Bankability question ‘bigger than ever’

Hannah Staab, director of development projects at Copenhagen Infrastructure Service Company, said the bankability question is bigger than ever before given the “changing revenue stack”. She added that project funders require a sizeable proportion of contracted revenue, but with the revenue stack “going more merchant, that is always more challenging”. Staab said that in the last 12 months, optimisers have, to a significant extent, adjusted their offerings, and tolling, or hybrid floor plus tolling agreements are starting to emerge. She added that such agreements are being considered, but it can be “hard to make it work”. Staab continued: “We still believe in the macro case for storage, but to convince investors, you ultimately have to put some numbers in a model and they tend to want you to use the most conservative numbers and we’re seeing the forecasts diverge quite significantly, so that could be a challenge.”

Australian cap & floor mechanism will open up alternative funding sources

Dane Wilkins, EMEA managing director at Pacific Green, said that some governments around the world are coming up with interesting ideas, such as a cap and floor mechanism in Australia, which – if developers are considering using third party project finance to build assets – provides “a much greater playing field for people to secure alternative sources of funding”. He added: “We’re expecting clarification on the details of the innovative MACSE revenue support mechanism in Italy in the autumn which will facilitate investment to accelerate the build out of BESS.”

Expanding into European markets can be challenging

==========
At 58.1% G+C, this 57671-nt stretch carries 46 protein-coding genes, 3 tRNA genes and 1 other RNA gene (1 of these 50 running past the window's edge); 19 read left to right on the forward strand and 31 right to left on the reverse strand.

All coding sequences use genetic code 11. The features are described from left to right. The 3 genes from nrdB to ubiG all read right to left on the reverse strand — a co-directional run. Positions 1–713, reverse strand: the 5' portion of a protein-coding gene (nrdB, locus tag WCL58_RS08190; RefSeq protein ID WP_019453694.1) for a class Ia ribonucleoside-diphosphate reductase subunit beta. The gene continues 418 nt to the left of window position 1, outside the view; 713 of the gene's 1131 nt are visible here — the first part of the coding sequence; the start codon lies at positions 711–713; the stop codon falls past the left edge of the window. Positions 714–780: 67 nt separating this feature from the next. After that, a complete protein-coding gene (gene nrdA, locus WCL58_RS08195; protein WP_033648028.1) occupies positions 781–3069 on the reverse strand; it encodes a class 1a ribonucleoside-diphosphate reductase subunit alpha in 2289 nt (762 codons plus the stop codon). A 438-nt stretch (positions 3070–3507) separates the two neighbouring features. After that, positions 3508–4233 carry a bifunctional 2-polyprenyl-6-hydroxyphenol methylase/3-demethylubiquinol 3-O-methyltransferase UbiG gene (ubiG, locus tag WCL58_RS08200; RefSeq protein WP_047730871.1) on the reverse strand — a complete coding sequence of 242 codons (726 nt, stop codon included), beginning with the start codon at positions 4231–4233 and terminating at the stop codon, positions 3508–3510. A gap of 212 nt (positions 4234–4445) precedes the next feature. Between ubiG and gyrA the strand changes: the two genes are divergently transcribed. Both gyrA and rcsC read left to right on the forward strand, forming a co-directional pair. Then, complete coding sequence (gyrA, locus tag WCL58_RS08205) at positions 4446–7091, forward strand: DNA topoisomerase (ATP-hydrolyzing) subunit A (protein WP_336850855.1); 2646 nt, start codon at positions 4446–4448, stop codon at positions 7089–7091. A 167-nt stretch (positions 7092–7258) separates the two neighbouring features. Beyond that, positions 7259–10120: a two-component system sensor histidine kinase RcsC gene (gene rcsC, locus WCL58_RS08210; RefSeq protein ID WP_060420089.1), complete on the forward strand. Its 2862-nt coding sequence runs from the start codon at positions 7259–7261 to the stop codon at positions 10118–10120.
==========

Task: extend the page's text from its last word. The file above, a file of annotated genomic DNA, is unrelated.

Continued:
Caroline Clapham, partner at Eversheds, said many market participants are now looking to expand from the UK into international markets, but added there has been a bit of a disconnect in the sense that UK investors have got comfortable with merchant risk and therefore believe they can go into European markets that have limited contractual revenue streams. However, one of the issues is that the optimisers are not yet present in those markets in a significant way. She added: “Companies with in-house trading capabilities seem to be able to make the early investments into European projects work, but it’s a kind of chicken and egg problem for other investors who rely on third party optimisers who require sufficient demand to commit to various jurisdictions. This appears to be causing a bit of a slowdown in terms of more investors expanding to include European projects, meaning each of those countries might need to go on the journey the UK has gone on in the last six years, building out an extensive network of third-party service providers supporting the industry.” Clapham said government support mechanisms to include additional contracted revenue streams in European countries could help in this respect.

This is an abridged version of a special report, ‘Maximising BESS Revenues”, which offers insights into the changing outlook for different BESS revenue streams and its impact on investors from a panel of experts convened by Tamarindo’s Energy Storage Report, in partnership with Eversheds Sutherland. To download your free copy of the full report, click here.

Pictured (clockwise from top left): Hannah Staab (Copenhagen Infrastructure Service); Paul Soskin (Masdar Arlington Energy); Tom Tindall (Brookfield Renewable); Sumit Joshi (Baringa); Steven Coppack (Timera Energy); Ben Brown, (Eversheds Sutherland); Rupert Newland (Arenko); Ed Porter (Modo Energy); Dane Wilkins (Pacific Green); Caroline Clapham (Eversheds Sutherland)

The panel discussion summarised in the report was the third in a series of debates organised by Tamarindo’s Energy Storage Report in partnership with Eversheds Sutherland. For information about upcoming Energy Storage Report panel discussions and to enquire about participating, email Energy Storage Report editor Ben Cook at ben.cook@tamarindo.global